Fishing for a Name

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With the cedar waxwings overhead and the light failing, I turned to look behind me at the creek–diminished as it is with our relative drought that is so far nothing like as serious as the one of 2002 which left us minnow-less. This is the wide and shallow area where Abby did her serious crawdad-hunting back last summer, and it is full of tiny fish in a frenzy as I step closer for a better look.

But the best look for photo-purposes wasn’t good enough for very good image: with the glare of the water, the low light, and these honey-I-shrunk the trout minnows zooming this way and that, this was the best I could come up with. But maybe you can see enough, fish experts, to offer an identification.

I’ve seen Mountain Red Bellied Dace here before, and am operating on the assumption that these might be the females with the distinctive lemon-yellow fins. If so, as long as I watched, I did not see a male with the conspicuous red and black streaks. So if you have a fish-ologist contact, please forward this link and image so that, when I go back with the tripod and better lighting (and a polarizing filter would be nice!) I’ll know by name who I have the pleasure to be photographing!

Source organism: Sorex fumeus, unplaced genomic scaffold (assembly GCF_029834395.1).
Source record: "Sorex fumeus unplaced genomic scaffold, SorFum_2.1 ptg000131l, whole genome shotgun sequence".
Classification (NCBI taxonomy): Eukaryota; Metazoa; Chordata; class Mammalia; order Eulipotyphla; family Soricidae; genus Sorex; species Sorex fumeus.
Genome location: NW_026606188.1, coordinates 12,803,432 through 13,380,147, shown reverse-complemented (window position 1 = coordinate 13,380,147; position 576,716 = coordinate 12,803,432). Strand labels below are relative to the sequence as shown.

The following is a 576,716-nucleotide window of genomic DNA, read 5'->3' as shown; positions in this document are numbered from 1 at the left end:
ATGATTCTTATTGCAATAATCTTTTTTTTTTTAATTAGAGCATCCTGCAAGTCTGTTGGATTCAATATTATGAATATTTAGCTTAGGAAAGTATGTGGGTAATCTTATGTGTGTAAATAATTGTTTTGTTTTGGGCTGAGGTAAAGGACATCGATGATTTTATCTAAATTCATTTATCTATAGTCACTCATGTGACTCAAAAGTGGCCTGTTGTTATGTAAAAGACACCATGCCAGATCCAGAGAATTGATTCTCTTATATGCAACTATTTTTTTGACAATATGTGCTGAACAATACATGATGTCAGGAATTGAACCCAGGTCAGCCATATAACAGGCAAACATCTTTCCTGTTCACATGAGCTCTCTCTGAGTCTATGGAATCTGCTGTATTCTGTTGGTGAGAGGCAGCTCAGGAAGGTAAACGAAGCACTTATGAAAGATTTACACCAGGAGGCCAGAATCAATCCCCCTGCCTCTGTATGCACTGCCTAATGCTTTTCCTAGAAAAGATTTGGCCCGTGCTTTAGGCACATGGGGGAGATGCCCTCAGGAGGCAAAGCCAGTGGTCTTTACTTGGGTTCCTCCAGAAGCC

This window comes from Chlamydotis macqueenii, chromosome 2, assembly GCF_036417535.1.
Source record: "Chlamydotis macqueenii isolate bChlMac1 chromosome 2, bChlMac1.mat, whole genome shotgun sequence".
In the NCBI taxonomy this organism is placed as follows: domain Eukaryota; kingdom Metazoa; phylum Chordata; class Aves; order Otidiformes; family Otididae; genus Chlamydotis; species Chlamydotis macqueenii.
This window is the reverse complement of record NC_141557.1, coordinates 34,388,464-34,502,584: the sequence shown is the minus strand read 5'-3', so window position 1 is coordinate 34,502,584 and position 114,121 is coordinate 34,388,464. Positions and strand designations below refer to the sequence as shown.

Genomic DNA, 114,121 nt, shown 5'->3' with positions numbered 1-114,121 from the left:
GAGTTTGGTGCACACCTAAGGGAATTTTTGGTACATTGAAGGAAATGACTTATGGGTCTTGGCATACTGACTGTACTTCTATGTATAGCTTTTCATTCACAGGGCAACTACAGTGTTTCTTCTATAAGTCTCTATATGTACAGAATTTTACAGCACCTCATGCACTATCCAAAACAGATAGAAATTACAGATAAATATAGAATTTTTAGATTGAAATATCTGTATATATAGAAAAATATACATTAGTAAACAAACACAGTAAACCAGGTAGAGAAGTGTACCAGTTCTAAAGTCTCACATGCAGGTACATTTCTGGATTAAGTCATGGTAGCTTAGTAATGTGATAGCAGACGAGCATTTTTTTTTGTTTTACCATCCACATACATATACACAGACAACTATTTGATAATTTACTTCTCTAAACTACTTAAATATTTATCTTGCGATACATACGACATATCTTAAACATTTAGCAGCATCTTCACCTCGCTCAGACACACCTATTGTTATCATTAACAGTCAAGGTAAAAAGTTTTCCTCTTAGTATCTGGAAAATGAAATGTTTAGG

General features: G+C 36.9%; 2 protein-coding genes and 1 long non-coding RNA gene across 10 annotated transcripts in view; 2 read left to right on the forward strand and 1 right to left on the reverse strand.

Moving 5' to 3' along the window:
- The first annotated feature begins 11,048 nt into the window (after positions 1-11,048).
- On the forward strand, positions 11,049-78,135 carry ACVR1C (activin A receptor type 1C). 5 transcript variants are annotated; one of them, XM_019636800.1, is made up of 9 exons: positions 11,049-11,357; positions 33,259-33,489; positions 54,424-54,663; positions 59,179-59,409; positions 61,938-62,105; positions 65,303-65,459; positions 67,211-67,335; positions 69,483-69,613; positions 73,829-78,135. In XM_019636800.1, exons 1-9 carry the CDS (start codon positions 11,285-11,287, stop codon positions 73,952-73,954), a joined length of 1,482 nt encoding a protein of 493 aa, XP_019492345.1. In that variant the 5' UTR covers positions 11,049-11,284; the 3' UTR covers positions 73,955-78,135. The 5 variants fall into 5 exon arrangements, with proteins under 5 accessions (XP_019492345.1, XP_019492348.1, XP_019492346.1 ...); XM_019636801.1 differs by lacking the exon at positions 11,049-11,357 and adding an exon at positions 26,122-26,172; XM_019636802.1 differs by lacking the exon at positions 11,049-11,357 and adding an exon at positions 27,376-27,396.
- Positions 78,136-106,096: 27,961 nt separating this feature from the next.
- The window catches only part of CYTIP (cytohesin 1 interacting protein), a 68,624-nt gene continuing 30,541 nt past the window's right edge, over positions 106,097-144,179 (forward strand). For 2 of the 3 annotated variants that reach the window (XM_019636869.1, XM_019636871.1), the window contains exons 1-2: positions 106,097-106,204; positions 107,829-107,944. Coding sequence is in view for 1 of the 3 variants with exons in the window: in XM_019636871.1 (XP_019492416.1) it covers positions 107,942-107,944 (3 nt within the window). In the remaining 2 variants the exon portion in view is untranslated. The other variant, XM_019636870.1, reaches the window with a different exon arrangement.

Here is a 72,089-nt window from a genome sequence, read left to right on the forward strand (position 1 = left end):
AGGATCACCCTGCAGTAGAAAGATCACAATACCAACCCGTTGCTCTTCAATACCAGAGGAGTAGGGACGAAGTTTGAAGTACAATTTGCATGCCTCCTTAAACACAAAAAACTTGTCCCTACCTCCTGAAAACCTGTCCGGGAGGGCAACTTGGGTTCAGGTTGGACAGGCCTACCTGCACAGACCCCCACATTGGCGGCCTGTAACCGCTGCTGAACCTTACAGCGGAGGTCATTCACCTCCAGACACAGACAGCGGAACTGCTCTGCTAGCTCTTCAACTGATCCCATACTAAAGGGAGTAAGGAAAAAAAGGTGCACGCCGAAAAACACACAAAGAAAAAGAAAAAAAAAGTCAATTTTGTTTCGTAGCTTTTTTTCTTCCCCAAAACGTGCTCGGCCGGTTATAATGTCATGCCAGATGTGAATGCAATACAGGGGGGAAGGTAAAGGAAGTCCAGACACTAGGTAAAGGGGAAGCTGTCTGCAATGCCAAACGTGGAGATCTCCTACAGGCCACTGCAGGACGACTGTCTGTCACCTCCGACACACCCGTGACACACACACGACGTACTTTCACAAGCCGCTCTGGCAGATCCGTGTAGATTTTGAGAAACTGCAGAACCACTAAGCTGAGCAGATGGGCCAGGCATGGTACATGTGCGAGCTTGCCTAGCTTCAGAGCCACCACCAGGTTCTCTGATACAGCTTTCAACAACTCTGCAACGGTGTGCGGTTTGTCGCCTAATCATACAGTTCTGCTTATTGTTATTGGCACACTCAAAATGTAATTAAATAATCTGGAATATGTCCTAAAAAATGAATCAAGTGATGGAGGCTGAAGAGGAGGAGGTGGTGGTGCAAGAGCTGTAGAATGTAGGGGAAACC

About fred

Fred First holds masters degrees in Vertebrate Zoology and physical therapy, and has been a biology teacher and physical therapist by profession. He moved to southwest Virginia in 1975 and to Floyd County in 1997. He maintains a daily photo-blog, broadcasts essays on the Roanoke NPR station, and contributes regular columns for the Floyd Press and Roanoke's Star Sentinel. His two non-fiction books, Slow Road Home and his recent What We Hold in Our Hands, celebrate the riches that we possess in our families and communities, our natural bounty, social capital and Appalachian cultures old and new. He has served on the Jacksonville Center Board of Directors and is newly active in the Sustain Floyd organization. He lives in northeastern Floyd County on the headwaters of the Roanoke River.

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